Excessive spending by firms to avoid accidents: Is it a concern in practice?
AbstractShavell's [Shavell, S. (1986). The judgment proof problem. International Review of Law and Economics, 6, 45-58] original model of the judgment proof problem treats costs of care to prevent accidents as non-monetary. Noting that this is unrealistic when injurers are firms, several authors have found that with monetary care costs, some judgment-proof firms perversely take excess rather than insufficient care. In this paper, we make explicit the quite specific assumptions required for the excess-care result to arise even in theory, and demonstrate that, even under these assumptions, the result is likely to be quantitatively unimportant. We also suggest an alternative model that, while treating care costs as monetary, avoids the excess-care result.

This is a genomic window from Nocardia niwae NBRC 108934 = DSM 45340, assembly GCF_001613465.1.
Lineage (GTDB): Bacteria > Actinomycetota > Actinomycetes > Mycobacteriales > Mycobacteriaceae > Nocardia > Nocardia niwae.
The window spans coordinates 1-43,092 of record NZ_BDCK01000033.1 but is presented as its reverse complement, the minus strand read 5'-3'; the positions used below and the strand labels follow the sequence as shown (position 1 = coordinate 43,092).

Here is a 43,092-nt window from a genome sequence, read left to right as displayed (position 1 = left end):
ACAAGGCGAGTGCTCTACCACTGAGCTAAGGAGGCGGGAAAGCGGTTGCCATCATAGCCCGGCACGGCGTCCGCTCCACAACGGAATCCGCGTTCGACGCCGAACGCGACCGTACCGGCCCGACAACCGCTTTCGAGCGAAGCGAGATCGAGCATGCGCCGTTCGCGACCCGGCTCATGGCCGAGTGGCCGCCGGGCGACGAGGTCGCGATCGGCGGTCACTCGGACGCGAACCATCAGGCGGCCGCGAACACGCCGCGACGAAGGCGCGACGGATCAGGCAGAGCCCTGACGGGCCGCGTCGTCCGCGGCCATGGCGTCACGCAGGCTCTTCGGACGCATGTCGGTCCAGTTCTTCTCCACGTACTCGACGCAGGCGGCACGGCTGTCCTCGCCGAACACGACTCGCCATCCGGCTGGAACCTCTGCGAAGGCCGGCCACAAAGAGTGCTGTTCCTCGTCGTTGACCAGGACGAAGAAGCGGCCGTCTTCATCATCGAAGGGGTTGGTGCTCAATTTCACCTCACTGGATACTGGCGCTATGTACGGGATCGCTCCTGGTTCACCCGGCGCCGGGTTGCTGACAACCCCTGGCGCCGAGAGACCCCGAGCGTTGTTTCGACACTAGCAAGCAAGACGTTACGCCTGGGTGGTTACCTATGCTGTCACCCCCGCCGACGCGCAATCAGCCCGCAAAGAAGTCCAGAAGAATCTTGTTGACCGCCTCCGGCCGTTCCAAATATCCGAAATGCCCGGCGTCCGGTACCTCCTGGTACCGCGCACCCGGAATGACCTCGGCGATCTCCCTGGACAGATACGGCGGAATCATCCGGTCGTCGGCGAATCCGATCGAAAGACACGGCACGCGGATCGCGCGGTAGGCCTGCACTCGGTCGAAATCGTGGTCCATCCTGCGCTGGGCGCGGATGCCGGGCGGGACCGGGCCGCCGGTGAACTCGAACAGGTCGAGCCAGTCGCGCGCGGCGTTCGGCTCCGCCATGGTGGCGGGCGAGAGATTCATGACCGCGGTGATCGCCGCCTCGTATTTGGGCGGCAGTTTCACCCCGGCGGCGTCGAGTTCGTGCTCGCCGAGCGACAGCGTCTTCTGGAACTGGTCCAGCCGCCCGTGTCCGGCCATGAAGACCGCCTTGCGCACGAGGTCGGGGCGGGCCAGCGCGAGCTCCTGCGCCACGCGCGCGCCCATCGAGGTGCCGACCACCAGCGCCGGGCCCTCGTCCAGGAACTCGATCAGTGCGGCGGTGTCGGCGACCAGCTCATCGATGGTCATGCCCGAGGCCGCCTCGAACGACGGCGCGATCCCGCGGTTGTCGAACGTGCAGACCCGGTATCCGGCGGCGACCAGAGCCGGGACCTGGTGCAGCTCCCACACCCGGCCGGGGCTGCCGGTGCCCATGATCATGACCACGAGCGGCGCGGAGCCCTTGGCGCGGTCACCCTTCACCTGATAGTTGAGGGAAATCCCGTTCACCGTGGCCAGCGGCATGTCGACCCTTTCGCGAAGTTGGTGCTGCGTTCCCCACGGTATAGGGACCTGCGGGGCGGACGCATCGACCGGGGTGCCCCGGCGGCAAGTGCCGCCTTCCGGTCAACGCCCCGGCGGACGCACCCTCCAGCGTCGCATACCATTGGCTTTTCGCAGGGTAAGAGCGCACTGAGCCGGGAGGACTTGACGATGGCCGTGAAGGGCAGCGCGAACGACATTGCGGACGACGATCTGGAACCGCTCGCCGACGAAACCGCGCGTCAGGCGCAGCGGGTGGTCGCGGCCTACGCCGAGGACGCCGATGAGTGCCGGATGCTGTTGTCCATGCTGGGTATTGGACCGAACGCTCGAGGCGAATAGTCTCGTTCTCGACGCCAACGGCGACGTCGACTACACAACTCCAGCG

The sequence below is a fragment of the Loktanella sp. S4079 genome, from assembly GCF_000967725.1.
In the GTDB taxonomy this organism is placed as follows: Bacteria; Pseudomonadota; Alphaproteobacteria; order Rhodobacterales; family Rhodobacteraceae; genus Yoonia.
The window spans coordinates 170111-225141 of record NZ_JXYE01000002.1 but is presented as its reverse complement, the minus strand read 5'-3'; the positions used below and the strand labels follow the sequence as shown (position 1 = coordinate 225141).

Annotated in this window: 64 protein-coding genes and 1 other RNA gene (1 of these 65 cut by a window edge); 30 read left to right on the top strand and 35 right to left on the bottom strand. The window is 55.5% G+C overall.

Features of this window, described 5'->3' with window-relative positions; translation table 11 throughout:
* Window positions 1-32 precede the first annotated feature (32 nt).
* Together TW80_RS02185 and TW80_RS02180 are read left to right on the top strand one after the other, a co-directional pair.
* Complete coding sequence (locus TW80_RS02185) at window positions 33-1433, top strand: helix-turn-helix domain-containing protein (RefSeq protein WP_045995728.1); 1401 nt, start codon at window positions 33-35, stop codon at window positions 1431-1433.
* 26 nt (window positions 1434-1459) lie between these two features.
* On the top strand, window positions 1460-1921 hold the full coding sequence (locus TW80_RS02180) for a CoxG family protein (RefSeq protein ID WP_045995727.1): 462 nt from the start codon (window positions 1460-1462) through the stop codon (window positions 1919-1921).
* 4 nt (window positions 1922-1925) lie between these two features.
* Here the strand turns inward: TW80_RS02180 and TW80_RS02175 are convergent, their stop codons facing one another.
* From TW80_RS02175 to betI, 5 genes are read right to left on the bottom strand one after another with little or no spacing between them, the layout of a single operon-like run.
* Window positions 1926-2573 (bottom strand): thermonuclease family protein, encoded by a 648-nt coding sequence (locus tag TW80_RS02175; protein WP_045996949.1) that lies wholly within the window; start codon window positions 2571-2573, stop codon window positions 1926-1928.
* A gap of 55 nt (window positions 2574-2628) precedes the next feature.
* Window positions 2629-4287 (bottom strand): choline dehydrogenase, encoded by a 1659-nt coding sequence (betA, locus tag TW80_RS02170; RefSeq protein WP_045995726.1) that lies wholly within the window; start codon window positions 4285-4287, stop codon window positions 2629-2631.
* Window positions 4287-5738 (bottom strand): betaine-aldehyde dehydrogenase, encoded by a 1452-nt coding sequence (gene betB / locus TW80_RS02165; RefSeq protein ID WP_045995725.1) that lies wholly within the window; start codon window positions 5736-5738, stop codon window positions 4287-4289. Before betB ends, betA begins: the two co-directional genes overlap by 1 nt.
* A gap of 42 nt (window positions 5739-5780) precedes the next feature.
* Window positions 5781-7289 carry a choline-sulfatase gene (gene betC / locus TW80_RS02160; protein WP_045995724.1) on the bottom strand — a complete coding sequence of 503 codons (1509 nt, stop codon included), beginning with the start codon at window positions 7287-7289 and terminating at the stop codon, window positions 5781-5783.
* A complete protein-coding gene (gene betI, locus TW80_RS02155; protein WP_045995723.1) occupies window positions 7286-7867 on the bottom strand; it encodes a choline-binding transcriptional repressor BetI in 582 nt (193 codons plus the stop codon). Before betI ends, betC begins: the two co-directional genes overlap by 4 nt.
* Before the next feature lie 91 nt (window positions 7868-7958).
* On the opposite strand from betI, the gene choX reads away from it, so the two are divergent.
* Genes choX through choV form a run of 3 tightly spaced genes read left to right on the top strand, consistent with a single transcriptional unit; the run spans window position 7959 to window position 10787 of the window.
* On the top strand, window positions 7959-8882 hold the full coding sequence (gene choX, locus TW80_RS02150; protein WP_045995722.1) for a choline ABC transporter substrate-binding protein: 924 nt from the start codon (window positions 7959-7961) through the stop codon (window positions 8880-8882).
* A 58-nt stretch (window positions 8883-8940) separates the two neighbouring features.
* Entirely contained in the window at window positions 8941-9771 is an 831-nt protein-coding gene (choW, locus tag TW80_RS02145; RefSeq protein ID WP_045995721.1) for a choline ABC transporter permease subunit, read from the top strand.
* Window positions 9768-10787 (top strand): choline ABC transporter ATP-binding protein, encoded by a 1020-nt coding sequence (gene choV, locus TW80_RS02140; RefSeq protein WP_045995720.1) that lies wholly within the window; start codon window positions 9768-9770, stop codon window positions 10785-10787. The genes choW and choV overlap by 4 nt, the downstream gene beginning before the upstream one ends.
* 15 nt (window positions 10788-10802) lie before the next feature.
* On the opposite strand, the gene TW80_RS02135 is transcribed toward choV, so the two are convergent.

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Bibliographic InfoArticle provided by Elsevier in its journal International Review of Law and Economics.
Volume (Year): 29 (2009)
Issue (Month): 4 (December)
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Judgment proof problem Strict liability Industrial accidents Bankruptcy;
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